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Maryland Court: Death Penalty Standards Constitutional: The Maryland Court of Appeals (the state's highest court) rejected a claim by death row inmate Jody Lee Miles that the Sixth Amendment requires every juror in a capital case to find beyond a reasonable doubt that the aggravating circumstances of the crime outweigh the mitigating circumstances. Miles had argued that his death sentence became illegal after the Supreme Court's 2007 decision in Cunningham v. California addressing California's determinate sentencing law. The court found that Maryland's standard satisfied constitutional restrictions, and that any modification of the standard should be left to the legislature. Miles, one of five men on Maryland's death row, was sentenced to death for the 1997 robbery and murder of theater manager Edward Atkinson. WBAL Baltimore reportsThe decision reaffirms the Maryland high court's 2003 decision in Oken v. State, which CJLF helped win.

Connecticut Creates Criminal Justice Information System: Connecticut Governor Dannel P. Malloy announced yesterday the state has signed a $14.2 contract to create a Criminal Justice Information System, which will allow sharing of information among nearly a dozen criminal justice agencies in the state. After the 2007 deadly home invasion of the Petit household in Cheshire, police, prosecutors, and parole officials told lawmakers the state needed a computer network that allows agencies to track offenders through the system. The Hartford Courant reports.

"I'd do it all over again," Says Texas Death Row Inmate: Texas death row inmate Lawrence Brewer says he is ready to accept his punishment as he is scheduled to die Wednesday for the brutal 1998 murder of James Byrd Jr.  Byrd was walking alongside a country road in East Texas when Brewer and two other men offered him a ride. Instead they beat Byrd, chained his ankles to the back of their pick-up truck, and dragged him for more than two miles until he slammed into a culvert and was beheaded. Brewer continues to assert his innocence, claiming one of the other men sliced Byrd's throat - a theory entirely unsupported by the evidence. When asked about the night of the murder, Brewer says, "As far as any regrets, no, I have no regrets. No, I'd do it all over again, to tell you the truth." Doug Miller of KHOU 11 News (Houston)  reports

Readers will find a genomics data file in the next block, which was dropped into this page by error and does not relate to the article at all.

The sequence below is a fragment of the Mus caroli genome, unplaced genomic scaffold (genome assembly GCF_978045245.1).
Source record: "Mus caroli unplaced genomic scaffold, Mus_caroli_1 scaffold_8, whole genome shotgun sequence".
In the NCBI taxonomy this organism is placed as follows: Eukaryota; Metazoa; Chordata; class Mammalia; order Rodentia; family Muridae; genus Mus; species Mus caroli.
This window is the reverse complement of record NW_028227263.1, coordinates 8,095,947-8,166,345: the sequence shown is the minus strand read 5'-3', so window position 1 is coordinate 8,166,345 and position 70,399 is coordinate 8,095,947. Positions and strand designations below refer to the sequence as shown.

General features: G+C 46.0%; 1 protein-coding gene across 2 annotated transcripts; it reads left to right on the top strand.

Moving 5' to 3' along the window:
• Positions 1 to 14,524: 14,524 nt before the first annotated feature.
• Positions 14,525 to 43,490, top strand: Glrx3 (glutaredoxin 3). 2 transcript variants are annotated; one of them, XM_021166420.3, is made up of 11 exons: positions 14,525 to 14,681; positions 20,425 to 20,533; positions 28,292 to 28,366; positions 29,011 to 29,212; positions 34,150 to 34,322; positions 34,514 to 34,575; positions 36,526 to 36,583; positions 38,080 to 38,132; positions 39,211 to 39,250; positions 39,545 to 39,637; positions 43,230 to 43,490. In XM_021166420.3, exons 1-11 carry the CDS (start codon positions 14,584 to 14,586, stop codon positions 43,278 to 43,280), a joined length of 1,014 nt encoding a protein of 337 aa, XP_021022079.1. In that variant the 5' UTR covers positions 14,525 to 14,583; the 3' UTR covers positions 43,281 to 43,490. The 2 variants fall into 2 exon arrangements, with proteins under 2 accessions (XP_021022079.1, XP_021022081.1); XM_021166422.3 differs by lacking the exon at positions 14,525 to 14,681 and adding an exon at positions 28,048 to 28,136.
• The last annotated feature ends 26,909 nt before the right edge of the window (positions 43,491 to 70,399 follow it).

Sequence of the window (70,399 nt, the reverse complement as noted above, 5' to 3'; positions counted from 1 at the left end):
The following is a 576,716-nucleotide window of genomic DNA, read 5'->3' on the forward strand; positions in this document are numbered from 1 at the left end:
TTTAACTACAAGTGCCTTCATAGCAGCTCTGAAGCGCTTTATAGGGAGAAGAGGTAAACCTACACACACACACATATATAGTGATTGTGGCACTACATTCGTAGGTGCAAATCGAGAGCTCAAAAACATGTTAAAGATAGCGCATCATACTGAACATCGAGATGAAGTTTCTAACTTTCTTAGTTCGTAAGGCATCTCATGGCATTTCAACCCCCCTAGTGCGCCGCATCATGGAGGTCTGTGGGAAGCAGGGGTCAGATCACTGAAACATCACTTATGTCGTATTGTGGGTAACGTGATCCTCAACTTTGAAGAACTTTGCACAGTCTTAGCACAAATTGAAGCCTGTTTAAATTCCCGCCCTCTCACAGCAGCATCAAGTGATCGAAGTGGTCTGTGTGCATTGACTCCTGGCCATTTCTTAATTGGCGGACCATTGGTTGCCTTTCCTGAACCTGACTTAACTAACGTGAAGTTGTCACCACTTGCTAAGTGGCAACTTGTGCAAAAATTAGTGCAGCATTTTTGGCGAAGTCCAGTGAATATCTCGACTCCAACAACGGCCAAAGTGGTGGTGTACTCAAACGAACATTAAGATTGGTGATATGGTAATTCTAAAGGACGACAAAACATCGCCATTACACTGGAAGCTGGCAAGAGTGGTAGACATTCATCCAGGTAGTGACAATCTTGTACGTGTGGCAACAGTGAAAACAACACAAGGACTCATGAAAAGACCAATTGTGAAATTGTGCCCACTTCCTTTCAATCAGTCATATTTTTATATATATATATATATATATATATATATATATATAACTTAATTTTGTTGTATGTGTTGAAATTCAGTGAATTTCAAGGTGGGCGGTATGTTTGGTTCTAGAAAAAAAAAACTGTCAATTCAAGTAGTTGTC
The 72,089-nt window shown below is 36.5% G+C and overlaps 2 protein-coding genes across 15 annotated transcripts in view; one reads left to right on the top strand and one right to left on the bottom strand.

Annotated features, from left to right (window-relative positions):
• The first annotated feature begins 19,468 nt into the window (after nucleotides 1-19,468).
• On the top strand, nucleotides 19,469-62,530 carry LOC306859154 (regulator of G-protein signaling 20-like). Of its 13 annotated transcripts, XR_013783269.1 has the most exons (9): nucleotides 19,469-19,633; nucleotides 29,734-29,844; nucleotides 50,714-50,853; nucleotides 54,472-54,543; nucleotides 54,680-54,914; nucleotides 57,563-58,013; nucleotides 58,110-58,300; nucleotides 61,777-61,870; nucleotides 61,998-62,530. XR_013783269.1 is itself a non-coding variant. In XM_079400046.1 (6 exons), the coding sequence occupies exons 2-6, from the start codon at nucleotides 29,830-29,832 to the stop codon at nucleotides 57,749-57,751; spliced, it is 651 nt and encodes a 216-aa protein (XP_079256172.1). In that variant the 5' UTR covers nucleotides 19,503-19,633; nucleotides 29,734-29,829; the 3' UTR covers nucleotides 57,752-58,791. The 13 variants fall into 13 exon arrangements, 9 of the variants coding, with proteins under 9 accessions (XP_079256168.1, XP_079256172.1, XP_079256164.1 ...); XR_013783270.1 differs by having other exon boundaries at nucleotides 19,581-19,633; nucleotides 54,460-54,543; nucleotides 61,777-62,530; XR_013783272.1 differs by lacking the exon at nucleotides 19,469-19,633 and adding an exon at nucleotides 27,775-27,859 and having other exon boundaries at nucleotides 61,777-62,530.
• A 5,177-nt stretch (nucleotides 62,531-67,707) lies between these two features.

Governor Brown Defends His "Bold Move": Don Thompson of the AP reports California Governor Jerry Brown defended his public safety realignment plan today before a conference of hundreds of law enforcement and local government officials. Many county officials are worried they don't have the financial resources to handle the tens of thousands of inmates that will be shifted from state to local custody beginning October 1. Today Brown promised to do "whatever it takes" to guarantee the money through a constitutional amendment, saying he hopes to place a measure before California voters in the November 2012 election.

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Did anyone at CJFL see this? it's at http://legaltimes.typepad.com/

Silbert: Federal Sentencing Guidelines 'Beyond Draconian'
Former U.S. Attorney for the District of Columbia Earl Silbert told a packed room Monday night that federal mandatory minimum sentencing guidelines are “a threat to our crown jewel of trial by jury.”

About 100 people jammed into the ceremonial courtroom at the U.S. District Court for the District of Columbia to hear Silbert speak during the third annual Thomas A. Flannery Lecture. Silbert's speech compared the Washington's U.S. Attorney's office of today to the office during his tenure, which ended more than 30 years ago.

Silbert, of Watergate fame...

He called the minimum sentencing guidelines “beyond draconian.”

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